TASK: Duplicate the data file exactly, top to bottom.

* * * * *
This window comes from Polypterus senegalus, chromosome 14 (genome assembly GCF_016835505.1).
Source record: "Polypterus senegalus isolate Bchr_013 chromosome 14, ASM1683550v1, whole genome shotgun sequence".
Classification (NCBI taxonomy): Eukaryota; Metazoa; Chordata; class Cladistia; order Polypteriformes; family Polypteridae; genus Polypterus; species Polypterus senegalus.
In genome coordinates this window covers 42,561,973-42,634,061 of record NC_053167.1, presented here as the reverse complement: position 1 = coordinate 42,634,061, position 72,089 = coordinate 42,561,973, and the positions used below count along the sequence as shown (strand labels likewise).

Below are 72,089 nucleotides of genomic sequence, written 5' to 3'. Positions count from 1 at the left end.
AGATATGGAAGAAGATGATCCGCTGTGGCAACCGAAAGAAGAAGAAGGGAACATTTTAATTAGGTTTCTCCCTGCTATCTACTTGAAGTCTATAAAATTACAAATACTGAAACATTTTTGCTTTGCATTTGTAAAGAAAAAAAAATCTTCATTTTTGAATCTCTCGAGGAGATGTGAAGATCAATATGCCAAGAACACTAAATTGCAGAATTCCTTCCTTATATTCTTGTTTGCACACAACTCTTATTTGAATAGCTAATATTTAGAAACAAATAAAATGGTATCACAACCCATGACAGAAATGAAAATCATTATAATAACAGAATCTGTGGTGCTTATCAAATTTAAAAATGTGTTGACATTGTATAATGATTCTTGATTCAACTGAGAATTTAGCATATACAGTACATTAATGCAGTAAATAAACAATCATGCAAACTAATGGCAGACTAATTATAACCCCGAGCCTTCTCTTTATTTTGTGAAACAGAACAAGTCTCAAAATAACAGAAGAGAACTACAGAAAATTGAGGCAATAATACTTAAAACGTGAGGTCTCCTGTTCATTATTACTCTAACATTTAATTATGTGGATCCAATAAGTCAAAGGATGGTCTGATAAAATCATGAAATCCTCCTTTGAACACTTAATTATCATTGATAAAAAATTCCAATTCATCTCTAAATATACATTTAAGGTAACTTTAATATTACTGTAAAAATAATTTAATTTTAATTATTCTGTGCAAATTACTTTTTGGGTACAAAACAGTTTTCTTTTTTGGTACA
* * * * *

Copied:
This window comes from Polypterus senegalus, chromosome 14 (genome assembly GCF_016835505.1).
Source record: "Polypterus senegalus isolate Bchr_013 chromosome 14, ASM1683550v1, whole genome shotgun sequence".
Classification (NCBI taxonomy): Eukaryota; Metazoa; Chordata; class Cladistia; order Polypteriformes; family Polypteridae; genus Polypterus; species Polypterus senegalus.
In genome coordinates this window covers 42,561,973-42,634,061 of record NC_053167.1, presented here as the reverse complement: position 1 = coordinate 42,634,061, position 72,089 = coordinate 42,561,973, and the positions used below count along the sequence as shown (strand labels likewise).

Below are 72,089 nucleotides of genomic sequence, written 5' to 3'. Positions count from 1 at the left end.
AGATATGGAAGAAGATGATCCGCTGTGGCAACCGAAAGAAGAAGAAGGGAACATTTTAATTAGGTTTCTCCCTGCTATCTACTTGAAGTCTATAAAATTACAAATACTGAAACATTTTTGCTTTGCATTTGTAAAGAAAAAAAAATCTTCATTTTTGAATCTCTCGAGGAGATGTGAAGATCAATATGCCAAGAACACTAAATTGCAGAATTCCTTCCTTATATTCTTGTTTGCACACAACTCTTATTTGAATAGCTAATATTTAGAAACAAATAAAATGGTATCACAACCCATGACAGAAATGAAAATCATTATAATAACAGAATCTGTGGTGCTTATCAAATTTAAAAATGTGTTGACATTGTATAATGATTCTTGATTCAACTGAGAATTTAGCATATACAGTACATTAATGCAGTAAATAAACAATCATGCAAACTAATGGCAGACTAATTATAACCCCGAGCCTTCTCTTTATTTTGTGAAACAGAACAAGTCTCAAAATAACAGAAGAGAACTACAGAAAATTGAGGCAATAATACTTAAAACGTGAGGTCTCCTGTTCATTATTACTCTAACATTTAATTATGTGGATCCAATAAGTCAAAGGATGGTCTGATAAAATCATGAAATCCTCCTTTGAACACTTAATTATCATTGATAAAAAATTCCAATTCATCTCTAAATATACATTTAAGGTAACTTTAATATTACTGTAAAAATAATTTAATTTTAATTATTCTGTGCAAATTACTTTTTGGGTACAAAACAGTTTTCTTTTTTGGTACA